CHARLOTTE, N.C. – The NACS HR Forum wrapped up this week with four retailer-specific presentations from convenience store chains that are rising above today’s human resources challenges and meeting the demands of a dynamic workforce.
Kurt Weigel, recruiting manager at Powell, Tennessee-based Weigel’s Stores Inc., described his company’s unique culture. He’s the fourth generation working in the family business, where his father still comes to work every day at age 79. The company has 63 stores and is growing in a market where yesterday’s ways of doing things were no longer supporting a workforce and regulatory landscape that comes with new sets of challenges. To help strike a balance and adapt to these changes, Weigel’s leadership took a hard look at the company’s culture.
Sure, Weigel’s had a set of values, but they weren’t ingrained throughout the organization, especially at the store level. Leadership simplified the company’s core purpose into a statement that everyone could get behind: “Wow our guests with a positive experience every time.” Weigel’s also developed six core values that are posted inside each store:
- Heroic customer service
- Passionately seeking solutions
- Create positivity
- Do the right thing
- Respect and appreciate
- Honesty and integrity
Weigel explained that hiring new employees is based on these core values, which helps store managers hire the best candidates for the job. In fact, store manager engagement in the hiring process has helped grow the culture by creating a sense of ownership and investment in the company’s goals and values. Store managers and district managers hold daily “huddle calls,” an opportunity for them to catch up on store-level performance and focus on retention and developing their skills as leaders, as well as foster open and constructive communication.
Bob Graczyk, vice president of human resource at Whitehouse Station, New Jersey-based QuickChek Corporation, is a 41-year veteran of the convenience store industry, having spent the past 19 years with QuickChek. The company is growing with five to seven new stores opening each year, all with fuel, and with about 200-300 new positions added to the company’s workforce annually. The stores have an expansive foodservice operation, where menu items are freshly made in-store each day.
With this growth comes a laser-beam focus on hiring employees who embrace the company’s culture and values throughout the chain’s 140-plus stores in New Jersey and New York. “Our business is about our people,” said Graczyk. QuickChek’s website clearly outlines expectations for employment, and there can be as many as 800 job postings listed on the site at a given time. Store managers are given seven days to review applicants that make it through pre-screening, where they are asked a series of questions that align with the company’s core values.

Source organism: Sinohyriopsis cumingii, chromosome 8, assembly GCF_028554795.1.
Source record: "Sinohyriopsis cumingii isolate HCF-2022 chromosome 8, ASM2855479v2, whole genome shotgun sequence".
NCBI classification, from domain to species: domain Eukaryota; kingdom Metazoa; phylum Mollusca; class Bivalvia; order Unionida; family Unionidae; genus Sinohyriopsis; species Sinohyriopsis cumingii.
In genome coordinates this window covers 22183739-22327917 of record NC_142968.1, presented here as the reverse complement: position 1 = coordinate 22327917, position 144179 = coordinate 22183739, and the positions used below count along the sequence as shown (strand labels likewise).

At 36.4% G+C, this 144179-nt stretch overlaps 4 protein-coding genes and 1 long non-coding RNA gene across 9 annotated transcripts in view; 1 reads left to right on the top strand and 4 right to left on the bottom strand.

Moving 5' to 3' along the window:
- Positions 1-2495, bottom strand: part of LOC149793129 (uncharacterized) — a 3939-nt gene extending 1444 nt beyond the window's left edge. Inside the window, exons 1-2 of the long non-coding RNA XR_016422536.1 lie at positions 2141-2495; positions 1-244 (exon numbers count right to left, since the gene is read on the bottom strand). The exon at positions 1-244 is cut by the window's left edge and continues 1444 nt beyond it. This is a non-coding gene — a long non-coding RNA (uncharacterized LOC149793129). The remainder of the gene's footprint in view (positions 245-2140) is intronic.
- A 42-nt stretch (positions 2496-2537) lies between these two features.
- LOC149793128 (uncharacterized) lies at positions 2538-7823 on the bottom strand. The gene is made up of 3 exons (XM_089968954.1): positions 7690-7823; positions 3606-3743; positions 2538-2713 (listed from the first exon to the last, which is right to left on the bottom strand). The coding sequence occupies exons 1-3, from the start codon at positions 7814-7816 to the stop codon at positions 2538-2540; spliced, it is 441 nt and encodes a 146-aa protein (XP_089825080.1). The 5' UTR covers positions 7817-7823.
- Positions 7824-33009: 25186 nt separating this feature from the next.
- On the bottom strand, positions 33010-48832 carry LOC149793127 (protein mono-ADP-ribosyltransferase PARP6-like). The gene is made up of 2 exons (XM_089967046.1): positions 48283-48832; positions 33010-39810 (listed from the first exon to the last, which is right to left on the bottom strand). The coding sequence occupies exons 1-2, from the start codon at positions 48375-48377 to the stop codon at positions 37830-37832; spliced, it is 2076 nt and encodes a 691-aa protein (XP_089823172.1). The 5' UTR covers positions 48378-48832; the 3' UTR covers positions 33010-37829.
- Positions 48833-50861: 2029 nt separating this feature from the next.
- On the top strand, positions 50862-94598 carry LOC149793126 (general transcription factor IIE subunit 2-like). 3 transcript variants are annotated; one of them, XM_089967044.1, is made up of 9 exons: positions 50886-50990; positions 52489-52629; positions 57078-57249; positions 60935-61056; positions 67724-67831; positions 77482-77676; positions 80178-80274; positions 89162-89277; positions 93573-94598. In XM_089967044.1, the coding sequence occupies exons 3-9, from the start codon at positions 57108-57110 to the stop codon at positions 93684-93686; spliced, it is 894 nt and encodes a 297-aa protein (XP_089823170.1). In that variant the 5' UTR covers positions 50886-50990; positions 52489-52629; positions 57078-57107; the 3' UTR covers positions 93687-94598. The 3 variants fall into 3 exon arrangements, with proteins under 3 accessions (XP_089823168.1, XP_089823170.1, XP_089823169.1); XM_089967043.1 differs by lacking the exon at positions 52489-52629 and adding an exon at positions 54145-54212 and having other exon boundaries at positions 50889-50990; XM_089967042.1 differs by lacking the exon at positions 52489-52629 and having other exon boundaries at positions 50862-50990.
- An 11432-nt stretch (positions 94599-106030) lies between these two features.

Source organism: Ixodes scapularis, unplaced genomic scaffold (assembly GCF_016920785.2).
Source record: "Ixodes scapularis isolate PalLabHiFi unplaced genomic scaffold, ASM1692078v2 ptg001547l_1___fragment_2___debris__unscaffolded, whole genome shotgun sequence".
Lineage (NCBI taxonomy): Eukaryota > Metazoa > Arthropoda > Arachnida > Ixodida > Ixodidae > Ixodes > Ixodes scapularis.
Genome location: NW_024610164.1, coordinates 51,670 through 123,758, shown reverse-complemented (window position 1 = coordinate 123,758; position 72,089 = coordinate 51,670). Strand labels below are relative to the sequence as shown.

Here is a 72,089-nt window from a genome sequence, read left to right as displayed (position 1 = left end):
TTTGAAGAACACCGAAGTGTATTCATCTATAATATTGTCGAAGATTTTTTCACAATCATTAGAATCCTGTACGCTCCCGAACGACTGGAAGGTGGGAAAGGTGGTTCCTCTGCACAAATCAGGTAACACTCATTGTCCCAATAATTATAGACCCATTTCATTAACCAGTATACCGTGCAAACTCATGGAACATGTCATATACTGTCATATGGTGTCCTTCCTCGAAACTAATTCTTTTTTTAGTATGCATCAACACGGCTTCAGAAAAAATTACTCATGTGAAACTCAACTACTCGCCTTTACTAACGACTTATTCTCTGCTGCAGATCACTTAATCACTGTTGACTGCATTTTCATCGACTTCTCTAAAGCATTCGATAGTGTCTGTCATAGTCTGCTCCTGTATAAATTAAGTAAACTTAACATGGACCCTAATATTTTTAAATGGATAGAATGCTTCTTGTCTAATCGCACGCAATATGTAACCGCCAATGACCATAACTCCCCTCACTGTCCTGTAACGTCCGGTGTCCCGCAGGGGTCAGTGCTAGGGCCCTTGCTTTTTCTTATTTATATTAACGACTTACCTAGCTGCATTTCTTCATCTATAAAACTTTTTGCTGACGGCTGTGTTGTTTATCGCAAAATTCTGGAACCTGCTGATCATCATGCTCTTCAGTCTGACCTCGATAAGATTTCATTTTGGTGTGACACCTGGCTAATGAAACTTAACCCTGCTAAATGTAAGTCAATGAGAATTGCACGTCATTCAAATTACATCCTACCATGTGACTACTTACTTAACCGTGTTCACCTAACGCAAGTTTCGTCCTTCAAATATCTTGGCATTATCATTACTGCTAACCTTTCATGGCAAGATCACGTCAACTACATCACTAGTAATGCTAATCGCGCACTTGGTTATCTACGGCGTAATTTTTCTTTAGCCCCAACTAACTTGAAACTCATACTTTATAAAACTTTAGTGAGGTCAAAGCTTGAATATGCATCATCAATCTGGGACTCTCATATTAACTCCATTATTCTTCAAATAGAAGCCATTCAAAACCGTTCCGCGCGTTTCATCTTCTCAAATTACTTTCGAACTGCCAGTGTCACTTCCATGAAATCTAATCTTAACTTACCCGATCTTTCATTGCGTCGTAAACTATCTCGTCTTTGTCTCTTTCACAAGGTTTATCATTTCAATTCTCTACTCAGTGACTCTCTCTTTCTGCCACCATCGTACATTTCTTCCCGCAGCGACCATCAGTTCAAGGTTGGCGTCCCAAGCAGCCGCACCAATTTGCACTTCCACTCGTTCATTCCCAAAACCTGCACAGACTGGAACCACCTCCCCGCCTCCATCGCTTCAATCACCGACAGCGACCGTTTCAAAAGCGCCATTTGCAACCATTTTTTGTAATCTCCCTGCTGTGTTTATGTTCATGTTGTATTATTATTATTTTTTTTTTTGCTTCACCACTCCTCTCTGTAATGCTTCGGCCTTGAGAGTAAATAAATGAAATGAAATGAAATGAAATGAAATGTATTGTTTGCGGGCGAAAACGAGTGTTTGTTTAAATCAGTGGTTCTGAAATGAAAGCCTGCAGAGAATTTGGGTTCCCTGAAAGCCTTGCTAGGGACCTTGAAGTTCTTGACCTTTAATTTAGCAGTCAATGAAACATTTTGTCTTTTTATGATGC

At QuickChek, new hires go through a series of training, beginning with a full day at one of three of the company’s training centers. The training focuses on culture, what it means to be a part of the QuickChek family, the core values, policies and procedures, practice behaviors and expectations, and undergo the customer recovery process. When a customer has an issue, it’s up to that frontline employee to solve it. “[The employee] makes that decision,” Graczyk said, adding that the company takes care of the employees, and the employees take care of the customer.
QuickChek’s thorough and committed hiring process helps ensure the company is hiring right the first time, and subsequently turnover is low; the current goal for 2016 is 40%. Turnover is also an issue Graczyk is confident the retailer can reduce even further to 30% in 2017. “There’s too many metrics in our world” to determine if employees aren’t pulling their weight, he noted, adding that many managers have “grown up” in stores, which also makes one hiring procedure unnecessary: checking references.
This year QuickChek was named a “Best Place to Work” in both New Jersey and New York, an accolade that helps with recruiting and holds the company accountable to the standards it’s being awarded for.
Tune in to Monday's NACS Daily for more coverage on HR Forum.